Mark Meadows Faces Five-Hour Grilling In Bid to Avoid State Court – Former Donald Trump White House Chief of Staff Mark Meadows took the witness stand for a five-hour testimony aimed at transferring his indictment in Fulton County, Georgia, to federal court.
Meadows faces two charges in a 41-count indictment that also implicates former President Donald Trump and 17 others.
The charges against him are linked to Georgia’s Racketeer Influenced and Corrupt Organizations Act (RICO) statute, accusing him of soliciting an official to breach his oath of office.
Willis Moves Against Meadows
Fulton County District Attorney Fani Willis cited Meadows’ involvement in arranging calls between Trump and various state legislators as evidence of his alleged violation of state law.
An excerpt from the indictment revealed by Pro-MAGA Breitbart News reads:
“On or about the 23rd day of December 2020, DONALD JOHN TRUMP placed a telephone call to Office of the Georgia Secretary of State Chief Investigator Frances Watson that had been previously arranged by MARK RANDALL MEADOWS. During the phone call, DONALD JOHN TRUMP falsely stated that he had won the November 3, 2020, presidential election in Georgia “by hundreds of thousands of votes” and stated to Watson that “when the right answer comes out you’ll be praised.”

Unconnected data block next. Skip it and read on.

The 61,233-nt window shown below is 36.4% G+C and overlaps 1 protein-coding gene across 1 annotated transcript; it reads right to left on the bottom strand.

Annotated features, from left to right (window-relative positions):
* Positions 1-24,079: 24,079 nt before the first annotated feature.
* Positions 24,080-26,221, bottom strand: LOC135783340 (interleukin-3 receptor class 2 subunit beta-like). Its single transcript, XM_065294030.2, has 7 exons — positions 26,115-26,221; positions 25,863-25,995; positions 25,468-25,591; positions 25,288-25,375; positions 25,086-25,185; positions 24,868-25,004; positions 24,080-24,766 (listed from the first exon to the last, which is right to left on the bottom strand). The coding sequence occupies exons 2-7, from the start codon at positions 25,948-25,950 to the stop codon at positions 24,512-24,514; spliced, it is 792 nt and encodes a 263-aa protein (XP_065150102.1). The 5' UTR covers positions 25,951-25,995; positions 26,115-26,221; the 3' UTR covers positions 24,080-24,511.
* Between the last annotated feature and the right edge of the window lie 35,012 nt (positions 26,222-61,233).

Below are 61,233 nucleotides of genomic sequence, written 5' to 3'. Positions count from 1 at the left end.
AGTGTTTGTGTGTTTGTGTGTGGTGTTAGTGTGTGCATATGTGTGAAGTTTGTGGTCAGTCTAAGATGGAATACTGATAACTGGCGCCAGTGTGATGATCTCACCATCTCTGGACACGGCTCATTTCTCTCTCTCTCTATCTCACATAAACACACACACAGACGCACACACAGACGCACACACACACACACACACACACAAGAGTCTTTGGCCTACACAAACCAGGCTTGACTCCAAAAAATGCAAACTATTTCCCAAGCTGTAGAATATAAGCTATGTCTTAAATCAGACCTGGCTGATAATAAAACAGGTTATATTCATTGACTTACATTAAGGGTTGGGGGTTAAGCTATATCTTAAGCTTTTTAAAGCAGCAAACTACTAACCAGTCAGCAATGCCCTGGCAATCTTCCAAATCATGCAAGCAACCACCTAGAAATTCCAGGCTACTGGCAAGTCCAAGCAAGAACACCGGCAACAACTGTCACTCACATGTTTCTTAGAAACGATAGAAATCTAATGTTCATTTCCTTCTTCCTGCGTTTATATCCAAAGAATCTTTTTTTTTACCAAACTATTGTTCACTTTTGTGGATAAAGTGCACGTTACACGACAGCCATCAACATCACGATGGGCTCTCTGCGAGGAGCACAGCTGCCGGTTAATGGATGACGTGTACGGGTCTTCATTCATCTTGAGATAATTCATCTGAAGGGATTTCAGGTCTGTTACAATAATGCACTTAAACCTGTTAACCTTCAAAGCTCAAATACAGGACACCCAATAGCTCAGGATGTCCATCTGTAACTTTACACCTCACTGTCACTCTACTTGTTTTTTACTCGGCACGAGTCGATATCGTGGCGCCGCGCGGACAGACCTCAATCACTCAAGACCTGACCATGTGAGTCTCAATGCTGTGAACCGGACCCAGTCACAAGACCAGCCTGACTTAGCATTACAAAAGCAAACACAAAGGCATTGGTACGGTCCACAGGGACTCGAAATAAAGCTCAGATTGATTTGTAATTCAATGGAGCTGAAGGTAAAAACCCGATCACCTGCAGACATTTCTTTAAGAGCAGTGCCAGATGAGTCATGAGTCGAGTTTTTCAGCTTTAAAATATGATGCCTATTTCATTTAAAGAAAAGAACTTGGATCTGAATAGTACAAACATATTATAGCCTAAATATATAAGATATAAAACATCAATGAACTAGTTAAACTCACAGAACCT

Meadows’ legal team had previously filed a motion to have the case moved to federal court, contending that the Supremacy Clause of the U.S. Constitution protected his actions while serving as chief of staff.
According to Meadows’ attorneys George Terwilliger and Joseph Englert, “Nothing Mr. Meadows is alleged in the indictment to have done is criminal per se.”
Georgia prosecutors challenged Meadows on his actions, invoking the Hatch Act, which bars federal employees from engaging in political activity in the course of their work. Prosecutors argued that Meadows’ involvement in promoting the goal of “accurate and fair elections” was against federal law.
U.S. District Court Judge Steve C. Jones’ ruling in this matter is expected to have a hefty impact on the case against Trump and the 18 co-defendants, as four other defendants – ex DOJ official Jeffrey Clark, Georgia lawmaker Shawn Still, former Georgia Republican chairman David Shafer and alleged “fake elector” Cathy Latham have also applied to have their cases shifted to a federal court.
Will Transferring Help Meadows and Co?
Transferring a case to federal court in Georgia may lead to a broader and more politically diverse jury pool compared to Fulton County, which is predominantly Democratic. However, there’s no guarantee of a favorable jury.
The case would also navigate federal appeals courts more smoothly and potentially reach the conservative-leaning US Supreme Court.
Moving to federal court might also grant lawyers more time and exclude cameras from the courtroom.
However, it’s crucial to note that even if cases are moved to federal court, neither former President Trump nor any future Republican president could issue pardons for state crimes due to the limitations of presidential pardon power. Georgia’s lengthy pardons process could mean years before any legal relief is possible, if at all.
Georgia Gilholy is a journalist based in the United Kingdom who has been published in Newsweek, The Times of Israel, and the Spectator. Gilholy writes about international politics, culture, and education.